- Billionaire Elon Musk said he will vote Republican in the upcoming election.
- The Tesla CEO said he’s voted “overwhelmingly” for Democrats throughout his life.
- Despite this, Musk said he leans “neither Republican nor Democrat” and calls himself “a moderate.”
Billionaire Elon Musk said he plans to vote Republican in the upcoming election cycle after voting “overwhelmingly” for Democrats in the past.
The Tesla CEO and founder made the remark on Monday while speaking via video link at a Miami tech conference, where he discussed his views on Twitter and free speech, among other topics.
“The reality is that Twitter at this point, you know, has a very far left bias,” Musk said at the conference. “I would classify myself as a moderate, neither Republican nor Democrat.”
“I have voted overwhelmingly for Democrats, historically. Like I’m not sure, I might never have voted for a Republican, just to be clear,” he continued.
“Now this election I will,” he added. While Musk did not specify if he was referring to November’s midterm elections or the 2024 presidential election, his comments elicited an enthusiastic response from the audience and panelists.
Musk also said that his purchase of Twitter for $44 billion would not be “some right-wing takeover as people on the left may fear.” Instead, it would be a “moderate wing takeover,” he added.
The billionaire said his planned revamp of the social media platform would “attempt to ensure that people of all political beliefs feel welcome on a digital town square” — one where they can speak freely “without fear of being banned or shadow-banned.”
Musk also touched on the importance of free speech, which he defined as being exercised when “someone you don’t like is saying something you don’t like.” “That’s when it actually matters,” he said.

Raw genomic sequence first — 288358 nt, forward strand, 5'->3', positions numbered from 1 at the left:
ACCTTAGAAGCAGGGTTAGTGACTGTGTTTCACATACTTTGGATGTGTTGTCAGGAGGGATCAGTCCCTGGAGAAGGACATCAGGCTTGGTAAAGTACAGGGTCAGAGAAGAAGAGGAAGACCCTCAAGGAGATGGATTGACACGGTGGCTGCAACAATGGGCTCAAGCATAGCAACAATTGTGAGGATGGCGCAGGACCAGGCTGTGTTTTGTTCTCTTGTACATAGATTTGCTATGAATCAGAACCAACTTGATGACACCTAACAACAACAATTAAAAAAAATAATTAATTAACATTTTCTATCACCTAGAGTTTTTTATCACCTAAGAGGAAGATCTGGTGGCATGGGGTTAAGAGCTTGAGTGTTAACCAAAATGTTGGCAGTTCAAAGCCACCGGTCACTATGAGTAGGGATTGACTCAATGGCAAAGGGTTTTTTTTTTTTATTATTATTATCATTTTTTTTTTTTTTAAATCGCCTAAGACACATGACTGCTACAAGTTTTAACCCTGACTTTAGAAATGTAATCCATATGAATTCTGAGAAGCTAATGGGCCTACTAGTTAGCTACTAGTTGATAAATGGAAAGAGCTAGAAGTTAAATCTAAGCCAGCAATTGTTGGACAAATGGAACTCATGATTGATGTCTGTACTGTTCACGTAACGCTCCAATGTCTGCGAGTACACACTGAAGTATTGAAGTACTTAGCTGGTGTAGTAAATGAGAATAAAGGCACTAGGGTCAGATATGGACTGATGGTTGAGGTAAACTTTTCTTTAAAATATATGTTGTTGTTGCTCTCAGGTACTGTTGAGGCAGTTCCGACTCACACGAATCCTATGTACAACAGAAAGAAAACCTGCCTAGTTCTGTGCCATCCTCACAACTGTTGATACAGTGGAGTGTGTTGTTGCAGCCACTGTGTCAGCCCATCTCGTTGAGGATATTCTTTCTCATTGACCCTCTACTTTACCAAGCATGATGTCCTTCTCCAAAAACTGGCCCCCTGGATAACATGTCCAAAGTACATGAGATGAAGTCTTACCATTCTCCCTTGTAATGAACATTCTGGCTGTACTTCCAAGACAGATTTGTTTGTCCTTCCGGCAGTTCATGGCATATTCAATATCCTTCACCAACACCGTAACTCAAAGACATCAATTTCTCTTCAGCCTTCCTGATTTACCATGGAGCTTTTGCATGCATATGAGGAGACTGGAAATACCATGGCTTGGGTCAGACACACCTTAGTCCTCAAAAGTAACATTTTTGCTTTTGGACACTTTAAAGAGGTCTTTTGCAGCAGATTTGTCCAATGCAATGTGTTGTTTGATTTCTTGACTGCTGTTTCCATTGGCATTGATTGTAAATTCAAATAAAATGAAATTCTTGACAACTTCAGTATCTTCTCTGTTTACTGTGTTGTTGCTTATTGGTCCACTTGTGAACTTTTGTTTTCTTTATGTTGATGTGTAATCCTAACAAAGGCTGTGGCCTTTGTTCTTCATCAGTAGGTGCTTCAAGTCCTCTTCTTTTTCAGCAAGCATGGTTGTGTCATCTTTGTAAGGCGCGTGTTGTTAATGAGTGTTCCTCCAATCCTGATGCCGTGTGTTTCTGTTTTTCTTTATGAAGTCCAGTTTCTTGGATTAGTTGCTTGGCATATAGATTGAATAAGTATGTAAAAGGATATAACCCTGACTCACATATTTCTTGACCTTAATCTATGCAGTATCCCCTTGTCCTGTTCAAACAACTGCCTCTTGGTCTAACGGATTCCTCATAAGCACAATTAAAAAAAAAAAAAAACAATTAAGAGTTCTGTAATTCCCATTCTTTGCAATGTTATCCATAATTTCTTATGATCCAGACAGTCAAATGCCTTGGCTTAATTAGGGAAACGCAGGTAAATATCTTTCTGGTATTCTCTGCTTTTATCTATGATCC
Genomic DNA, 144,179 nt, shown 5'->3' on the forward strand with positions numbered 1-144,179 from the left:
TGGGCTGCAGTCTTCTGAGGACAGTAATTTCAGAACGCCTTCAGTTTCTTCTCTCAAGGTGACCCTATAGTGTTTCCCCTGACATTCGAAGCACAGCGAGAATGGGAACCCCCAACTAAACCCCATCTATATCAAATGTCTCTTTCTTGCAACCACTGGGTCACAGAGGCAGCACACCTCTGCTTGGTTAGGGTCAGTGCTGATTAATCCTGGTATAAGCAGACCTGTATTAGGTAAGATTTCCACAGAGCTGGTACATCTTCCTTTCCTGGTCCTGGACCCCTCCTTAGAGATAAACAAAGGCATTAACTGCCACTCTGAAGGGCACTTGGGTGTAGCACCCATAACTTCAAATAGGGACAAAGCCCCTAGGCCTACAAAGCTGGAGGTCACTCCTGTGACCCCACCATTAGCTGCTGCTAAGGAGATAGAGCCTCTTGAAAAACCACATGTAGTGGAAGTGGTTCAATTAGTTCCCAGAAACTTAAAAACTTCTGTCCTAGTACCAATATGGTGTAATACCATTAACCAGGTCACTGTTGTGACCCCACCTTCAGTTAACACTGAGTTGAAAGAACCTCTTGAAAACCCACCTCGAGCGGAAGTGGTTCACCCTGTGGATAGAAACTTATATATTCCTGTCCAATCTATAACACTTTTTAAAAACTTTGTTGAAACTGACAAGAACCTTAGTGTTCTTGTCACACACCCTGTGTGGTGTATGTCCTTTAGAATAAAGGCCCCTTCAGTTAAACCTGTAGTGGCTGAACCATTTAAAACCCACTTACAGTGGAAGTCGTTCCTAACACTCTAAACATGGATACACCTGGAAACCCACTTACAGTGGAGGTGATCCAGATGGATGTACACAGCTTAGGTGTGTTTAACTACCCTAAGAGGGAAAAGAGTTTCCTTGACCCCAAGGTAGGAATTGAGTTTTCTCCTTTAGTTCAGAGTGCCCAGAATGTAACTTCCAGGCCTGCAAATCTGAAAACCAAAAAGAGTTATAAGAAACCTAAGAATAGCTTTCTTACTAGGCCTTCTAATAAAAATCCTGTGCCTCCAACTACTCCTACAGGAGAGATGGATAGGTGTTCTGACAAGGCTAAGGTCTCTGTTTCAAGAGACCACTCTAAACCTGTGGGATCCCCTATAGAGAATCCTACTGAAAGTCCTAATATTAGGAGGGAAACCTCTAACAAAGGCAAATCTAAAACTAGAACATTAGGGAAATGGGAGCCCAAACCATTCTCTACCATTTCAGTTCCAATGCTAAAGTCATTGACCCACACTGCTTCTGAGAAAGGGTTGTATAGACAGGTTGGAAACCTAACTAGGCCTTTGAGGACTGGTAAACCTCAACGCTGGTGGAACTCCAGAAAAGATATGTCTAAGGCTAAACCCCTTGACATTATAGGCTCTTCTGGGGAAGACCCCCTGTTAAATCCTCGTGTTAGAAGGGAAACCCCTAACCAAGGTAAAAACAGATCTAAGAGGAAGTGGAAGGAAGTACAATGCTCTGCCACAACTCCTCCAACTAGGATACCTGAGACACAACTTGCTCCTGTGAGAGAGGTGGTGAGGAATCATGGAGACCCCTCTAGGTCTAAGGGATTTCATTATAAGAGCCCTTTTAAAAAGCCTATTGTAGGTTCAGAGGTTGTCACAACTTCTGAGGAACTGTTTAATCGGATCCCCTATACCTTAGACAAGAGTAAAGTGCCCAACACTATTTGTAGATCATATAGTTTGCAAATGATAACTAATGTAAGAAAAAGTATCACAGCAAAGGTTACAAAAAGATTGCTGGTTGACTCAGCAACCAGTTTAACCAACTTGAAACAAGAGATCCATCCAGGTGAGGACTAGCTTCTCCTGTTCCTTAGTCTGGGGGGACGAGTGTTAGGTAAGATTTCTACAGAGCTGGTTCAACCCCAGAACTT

“I mean, I get trashed by the media all the time,” Musk continued. “That’s fine. I don’t care, good. Do it twice as much, I couldn’t care less.”
“But it’s indicative of the fact that, even though I have a lot of resources, I do not actually have the ability to stop the media from trashing me,” he added. “And that’s a good thing.”
There has been widespread debate over how Musk would potentially handle Twitter and its regulations on free speech.
Many Democrats worry that Musk will allow dangerous misinformation to proliferate on the platform. At the same time, GOP politicians and pundits have hailed it as a gateway for many previously-banned commentators to return to Twitter.
Some GOP pundits hoped the purchase would allow Twitter to reinstate the account of former President Donald Trump, who was permanently banned in January 2021 for what the company said was a “risk of further incitement of violence.”
Musk said on May 11 that he would reverse Trump’s ban from the platform, calling Twitter’s earlier decision “foolish in the extreme.”
The Miami event was hosted by a podcast called “All-In,” which is led by Chamath Palihapitiya, Jason Calacanis, David Sacks, and David Friedberg.